“Sexual”, as a term for people off the ace-spectrum, is a bad term.  Most words have problems, but I think “sexual” has problems that should kill it.  I prefer “allosexual” as an alternative (because it has enough momentum that people in the know are familiar with it), or for visibility purposes, “non-asexual” (because it’s immediately understandable to everyone).

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Carnival of Aces: April 2014 Round-Up of Everything Submitted!!

Hey, everybody! It was my honor to host the Carnival last month, and I posted a very long call for submissions about the theme I’d chosen, “Analogies to an Asexual Experience”:

And WOW a lot of you managed to submit something! Thank you so much. I worried after seeing how few submissions there were in March, but you guys impressed me and really came through.

Without further ado, here’s what was submitted this month.

queenieofaces wrote Asexuals aren’t “just like everyone else, minus the sexual attraction” and allow me to quote a small section:

“I cannot imagine a world in which I am not asexual.  If I were not ace, my interactions, perceptions, experiences, and sense of self would be so radically different that I simply cannot imagine a world in which I am not ace and yet am still me.  This is the issue with so many of the asexuality-related analogies out there.  When you try to use liking or not liking cake as an analogy for asexuality, you’re not talking about an identity of the magnitude of asexuality.”

On the heels of that post, I don’t think this was written with the Carnival in mind but it includes an analogy: “Because I feel the same way as Queenie does: my asexuality is an inherent part of my identity, something that can’t just be detached. If I can furnish you with an analogy, asexuality is like a cog in a machine: everything turns with it, and although there are also many other cogs, they all depend on each other to keep turning. The asexuality cog can’t turn on its own, and without it, nothing else turns either.” So hopefully Jo doesn’t mind me mentioning her post here in this compilation… ;) I think it applies too. And it was written in April. But back to only the things actually submitted for the carnival…

Regarding aromanticsm, ifisaysayred posted a quote from The Amber Spyglass by Phillip Pullman, and explained it.

Carmilla DeWinter over at Der Torheit Herberge wrote A rare beast (version written in German is here) about a certain rare personality type being compared to the rare thing which is asexuality.

Hezekiah the (meta)pianycist wrote about being asexual and being autistic.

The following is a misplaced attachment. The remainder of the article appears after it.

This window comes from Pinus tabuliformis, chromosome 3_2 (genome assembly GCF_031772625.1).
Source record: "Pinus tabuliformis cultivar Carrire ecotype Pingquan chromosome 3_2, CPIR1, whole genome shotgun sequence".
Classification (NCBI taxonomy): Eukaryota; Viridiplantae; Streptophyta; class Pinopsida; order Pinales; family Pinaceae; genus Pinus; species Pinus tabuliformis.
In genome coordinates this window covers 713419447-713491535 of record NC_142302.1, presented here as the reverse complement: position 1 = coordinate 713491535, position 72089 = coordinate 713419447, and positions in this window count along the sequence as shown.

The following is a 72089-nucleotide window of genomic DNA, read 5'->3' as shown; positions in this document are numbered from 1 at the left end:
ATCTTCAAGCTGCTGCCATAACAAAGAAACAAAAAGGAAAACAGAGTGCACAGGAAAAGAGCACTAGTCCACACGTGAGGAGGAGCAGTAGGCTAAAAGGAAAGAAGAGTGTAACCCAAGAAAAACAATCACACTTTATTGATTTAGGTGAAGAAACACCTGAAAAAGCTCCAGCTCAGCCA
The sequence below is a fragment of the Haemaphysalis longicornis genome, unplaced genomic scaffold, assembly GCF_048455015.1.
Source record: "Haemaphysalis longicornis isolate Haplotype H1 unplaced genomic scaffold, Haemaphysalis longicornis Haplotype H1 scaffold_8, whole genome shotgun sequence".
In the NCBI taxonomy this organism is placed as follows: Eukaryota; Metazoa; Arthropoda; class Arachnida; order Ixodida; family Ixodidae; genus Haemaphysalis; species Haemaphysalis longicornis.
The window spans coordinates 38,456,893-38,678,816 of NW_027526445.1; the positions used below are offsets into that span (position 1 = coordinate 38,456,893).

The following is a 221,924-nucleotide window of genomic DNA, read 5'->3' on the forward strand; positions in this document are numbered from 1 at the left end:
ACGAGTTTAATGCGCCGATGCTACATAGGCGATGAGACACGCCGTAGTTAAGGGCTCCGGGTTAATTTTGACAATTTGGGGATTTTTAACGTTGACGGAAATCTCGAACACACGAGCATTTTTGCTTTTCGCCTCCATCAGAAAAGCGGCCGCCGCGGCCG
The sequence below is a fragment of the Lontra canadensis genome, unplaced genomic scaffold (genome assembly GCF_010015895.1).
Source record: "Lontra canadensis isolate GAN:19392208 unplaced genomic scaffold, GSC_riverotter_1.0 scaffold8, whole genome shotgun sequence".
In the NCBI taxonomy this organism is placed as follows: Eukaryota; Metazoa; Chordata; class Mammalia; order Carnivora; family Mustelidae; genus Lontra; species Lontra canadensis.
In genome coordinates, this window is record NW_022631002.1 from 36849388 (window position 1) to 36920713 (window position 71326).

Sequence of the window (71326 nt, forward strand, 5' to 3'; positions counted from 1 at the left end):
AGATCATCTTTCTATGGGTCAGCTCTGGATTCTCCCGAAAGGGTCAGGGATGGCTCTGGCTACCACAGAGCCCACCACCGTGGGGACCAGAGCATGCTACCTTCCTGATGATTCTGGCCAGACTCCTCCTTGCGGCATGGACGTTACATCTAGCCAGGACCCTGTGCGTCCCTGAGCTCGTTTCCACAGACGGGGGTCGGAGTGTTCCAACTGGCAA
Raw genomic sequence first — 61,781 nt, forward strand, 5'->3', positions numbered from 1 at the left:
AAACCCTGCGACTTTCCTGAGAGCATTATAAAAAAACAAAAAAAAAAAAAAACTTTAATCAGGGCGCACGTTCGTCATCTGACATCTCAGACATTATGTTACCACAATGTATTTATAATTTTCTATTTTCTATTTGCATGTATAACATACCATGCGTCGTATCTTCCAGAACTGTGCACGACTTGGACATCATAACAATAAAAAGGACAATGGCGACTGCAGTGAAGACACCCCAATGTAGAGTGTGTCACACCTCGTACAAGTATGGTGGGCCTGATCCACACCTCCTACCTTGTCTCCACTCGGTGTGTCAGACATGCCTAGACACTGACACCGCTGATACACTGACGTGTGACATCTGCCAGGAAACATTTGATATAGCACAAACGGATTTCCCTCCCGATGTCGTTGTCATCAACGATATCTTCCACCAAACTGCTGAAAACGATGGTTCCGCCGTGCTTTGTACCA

2cq5 submitted a poem called “Lipstick”, which I guest hosted here on my own blog.

Shokubutsujin over at Something Queer to Read wrote about Asexuality, video games and the future.

I (luvtheheaven) wrote Lack of Awareness/Education Leads to False Assumptions… aka It Would’ve Been Great to Have Heard of that Term Sooner! and discussed growing up with an abusive mother who suffered from undiagnosed mental illnesses/a personality disorder but never knowing about personality disorders even existing, and also growing up unaware of asexuality’s existence.

The Ace Theist wrote What do we need a word like “semi-arid” for? which is a great way that the gray spectrum/demisexuality/etc. was included this month, it’s short and I highly recommend giving it a read…

Stormy explained two analogies that she commonly uses when explaining to people both what asexuality is and how asexuality feels. (A car in neutral, and an abandoned alien! It makes sense once you read what she has to say.)

And finally, (or well, the final 2…) Sara K. over at The Notes Which Do Not Fit wrote An Analogy About Abstinence, discussing abstaining from drinking alcohol and abstaining from sex, and I wrote about the same thing right here with There’s a Reason It’s Called a “Virgin” Cocktail!! ;)

I think that’s everything, but if I accidentally left you out, please post a comment below, or tweet me @luvtheheaven or something and let me know! I can also update this post with new links if anyone wants to submit something late. That’s fine! Just let me know.

Update: Nutmeg over at jarofnutmeg submitted a wonderful little analogy about a room full of meat-eaters and the few vegetarians…. well just read it for yourself lol… this was submitted late, on May 17th:


There’s a Reason It’s Called a “Virgin” Cocktail

This is, finally, my second post for the April 2014 Carnival of Aces. Asexuality will come up eventually if you keep reading, I swear it will. :P (Sorry it’s a tiny bit “late” and now it’s already May. Time got away from me.)

Please read my previous post if you want some background on my relationship with alcohol…